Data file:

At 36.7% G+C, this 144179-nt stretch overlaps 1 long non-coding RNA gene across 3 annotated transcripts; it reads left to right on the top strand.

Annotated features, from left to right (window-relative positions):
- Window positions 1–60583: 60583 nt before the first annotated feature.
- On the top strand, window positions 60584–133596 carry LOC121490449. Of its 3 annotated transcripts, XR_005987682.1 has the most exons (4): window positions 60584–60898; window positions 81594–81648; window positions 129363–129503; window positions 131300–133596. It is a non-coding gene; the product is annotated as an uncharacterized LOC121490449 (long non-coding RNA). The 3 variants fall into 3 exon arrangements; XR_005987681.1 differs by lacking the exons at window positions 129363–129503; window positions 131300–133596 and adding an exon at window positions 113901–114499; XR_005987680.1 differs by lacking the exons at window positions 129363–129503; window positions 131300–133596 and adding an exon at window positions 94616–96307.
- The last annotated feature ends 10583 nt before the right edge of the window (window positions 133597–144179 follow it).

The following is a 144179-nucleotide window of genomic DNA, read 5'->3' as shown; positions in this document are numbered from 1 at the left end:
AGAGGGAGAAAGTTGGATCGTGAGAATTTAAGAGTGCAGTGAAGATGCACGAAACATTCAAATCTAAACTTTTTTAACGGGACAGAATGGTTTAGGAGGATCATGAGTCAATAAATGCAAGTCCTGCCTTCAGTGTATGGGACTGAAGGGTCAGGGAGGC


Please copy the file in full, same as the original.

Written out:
At 36.7% G+C, this 144179-nt stretch overlaps 1 long non-coding RNA gene across 3 annotated transcripts; it reads left to right on the top strand.

Annotated features, from left to right (window-relative positions):
- Window positions 1–60583: 60583 nt before the first annotated feature.
- On the top strand, window positions 60584–133596 carry LOC121490449. Of its 3 annotated transcripts, XR_005987682.1 has the most exons (4): window positions 60584–60898; window positions 81594–81648; window positions 129363–129503; window positions 131300–133596. It is a non-coding gene; the product is annotated as an uncharacterized LOC121490449 (long non-coding RNA). The 3 variants fall into 3 exon arrangements; XR_005987681.1 differs by lacking the exons at window positions 129363–129503; window positions 131300–133596 and adding an exon at window positions 113901–114499; XR_005987680.1 differs by lacking the exons at window positions 129363–129503; window positions 131300–133596 and adding an exon at window positions 94616–96307.
- The last annotated feature ends 10583 nt before the right edge of the window (window positions 133597–144179 follow it).

The following is a 144179-nucleotide window of genomic DNA, read 5'->3' as shown; positions in this document are numbered from 1 at the left end:
AGAGGGAGAAAGTTGGATCGTGAGAATTTAAGAGTGCAGTGAAGATGCACGAAACATTCAAATCTAAACTTTTTTAACGGGACAGAATGGTTTAGGAGGATCATGAGTCAATAAATGCAAGTCCTGCCTTCAGTGTATGGGACTGAAGGGTCAGGGAGGC